The United States said Monday it hopes a Ukrainian decision on the future of its Iraq troop contingent will be made by the country's next government in a "measured" way, in consultation with other coalition partners. Outgoing Ukrainian President Leonid Kuchma has ordered government ministries to draw up a plan for a withdrawal in the first half of this year.
Officials here insist they're not accusing Mr. Kuchma of trying to "ramrod" a decision on withdrawing troops from Iraq through the government before a new president takes over in Kiev.
But the State Department is nonetheless saying it should be an issue for the country's incoming president to decide, and that U.S. officials hope the decision will be made in a "measured way" in full consultation with Ukraine's coalition partners.
The comments here follow word from Kiev that President Kuchma, with just days remaining in office, had ordered the foreign and defense ministries to develop a plan for withdrawing the country's 1,650 troops from Iraq within six months.
The action followed a weekend explosion at an ammunition dump in Iraq, described as an accident rather than an insurgent attack, that killed eight Ukrainian soldiers and one from Kazakhstan.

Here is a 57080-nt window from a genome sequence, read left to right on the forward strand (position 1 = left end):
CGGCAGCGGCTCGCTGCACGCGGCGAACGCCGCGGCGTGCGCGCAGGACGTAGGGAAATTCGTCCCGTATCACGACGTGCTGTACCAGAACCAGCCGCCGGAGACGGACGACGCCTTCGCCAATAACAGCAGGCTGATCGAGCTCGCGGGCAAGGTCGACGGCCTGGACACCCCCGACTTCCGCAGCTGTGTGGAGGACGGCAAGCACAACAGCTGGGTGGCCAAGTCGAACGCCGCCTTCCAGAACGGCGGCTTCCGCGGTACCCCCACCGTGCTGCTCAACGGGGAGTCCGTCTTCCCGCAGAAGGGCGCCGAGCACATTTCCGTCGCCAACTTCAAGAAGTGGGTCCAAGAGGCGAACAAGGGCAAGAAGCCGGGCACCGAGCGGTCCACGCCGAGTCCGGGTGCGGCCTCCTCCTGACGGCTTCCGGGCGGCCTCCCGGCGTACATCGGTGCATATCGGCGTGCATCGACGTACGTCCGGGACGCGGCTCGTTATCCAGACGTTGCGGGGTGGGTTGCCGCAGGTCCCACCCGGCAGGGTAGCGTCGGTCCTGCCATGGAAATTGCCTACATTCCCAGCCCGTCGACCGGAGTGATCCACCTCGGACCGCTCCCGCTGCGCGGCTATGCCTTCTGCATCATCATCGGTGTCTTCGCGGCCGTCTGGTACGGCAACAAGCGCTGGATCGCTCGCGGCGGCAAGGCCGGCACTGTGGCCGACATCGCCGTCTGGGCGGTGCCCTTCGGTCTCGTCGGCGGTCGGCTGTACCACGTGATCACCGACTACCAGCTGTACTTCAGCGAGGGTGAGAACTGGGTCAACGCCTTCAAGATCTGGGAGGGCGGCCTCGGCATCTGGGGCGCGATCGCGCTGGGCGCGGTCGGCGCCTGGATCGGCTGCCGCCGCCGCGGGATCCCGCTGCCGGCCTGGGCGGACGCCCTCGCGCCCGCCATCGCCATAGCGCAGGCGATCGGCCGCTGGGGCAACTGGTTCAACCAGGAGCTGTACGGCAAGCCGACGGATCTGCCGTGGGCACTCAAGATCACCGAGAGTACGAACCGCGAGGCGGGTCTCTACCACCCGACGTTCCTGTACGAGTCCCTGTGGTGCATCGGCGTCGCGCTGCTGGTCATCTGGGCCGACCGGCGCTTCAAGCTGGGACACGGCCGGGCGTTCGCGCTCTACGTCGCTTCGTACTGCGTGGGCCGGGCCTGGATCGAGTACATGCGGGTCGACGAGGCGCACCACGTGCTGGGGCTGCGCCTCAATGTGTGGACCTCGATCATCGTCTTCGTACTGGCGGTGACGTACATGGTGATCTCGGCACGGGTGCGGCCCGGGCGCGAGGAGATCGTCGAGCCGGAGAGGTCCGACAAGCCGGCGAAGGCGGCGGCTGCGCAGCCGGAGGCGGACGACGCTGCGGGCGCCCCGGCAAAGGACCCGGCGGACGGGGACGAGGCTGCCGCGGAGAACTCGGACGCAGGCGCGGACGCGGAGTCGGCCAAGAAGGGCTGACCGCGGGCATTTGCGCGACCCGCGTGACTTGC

At a news briefing, State Department Deputy Spokesman Adam Ereli expressed the United States' "deep condolences" over the deaths of the soldiers.
Mr. Ereli said the United States values the contribution Ukrainian soldiers have made to the effort in Iraq and recognizes their sacrifice, and he said whatever decision that government eventually makes about the troop presence will not diminish this:
"What is done in the future should in no way detract from what has been contributed in the past, which as I said earlier is brave and courageous service in support of a noble cause, and for that Ukraine I think has every right to stand proudly with those who have worked to support the ambitions of the Iraqi people," he said.
Ukraine, currently the fourth-largest contributor to the coalition behind the United States, Britain and Italy, has now had a total of 16 of its troops killed in Iraq.
The newly certified winner of the December 26 re-run presidential election in Ukraine, Viktor Yushchenko, has also called for a withdrawal of his country's troops from Iraq and thus the change of leadership is unlikely to mean a change in policy.
Mr. Yushchenko was officially confirmed the winner by the country's Central Election Commission late Monday.
But his opponent, former Prime Minister Viktor Yanukovych, has not conceded defeat and he will have a week to file a final election appeal with the supreme court.
Spokesman Ereli said the United States will wait until the process runs its entire course before formally recognizing and congratulating a winner. He also said it is too soon to be talking about who might represent the United States at inaugural ceremonies.
The Bush administration had been critical of Russia for its early embrace of Mr. Yanukovych as the winner in the disputed November 21 run-off election, which was later invalidated by the supreme court because of "massive" irregularities.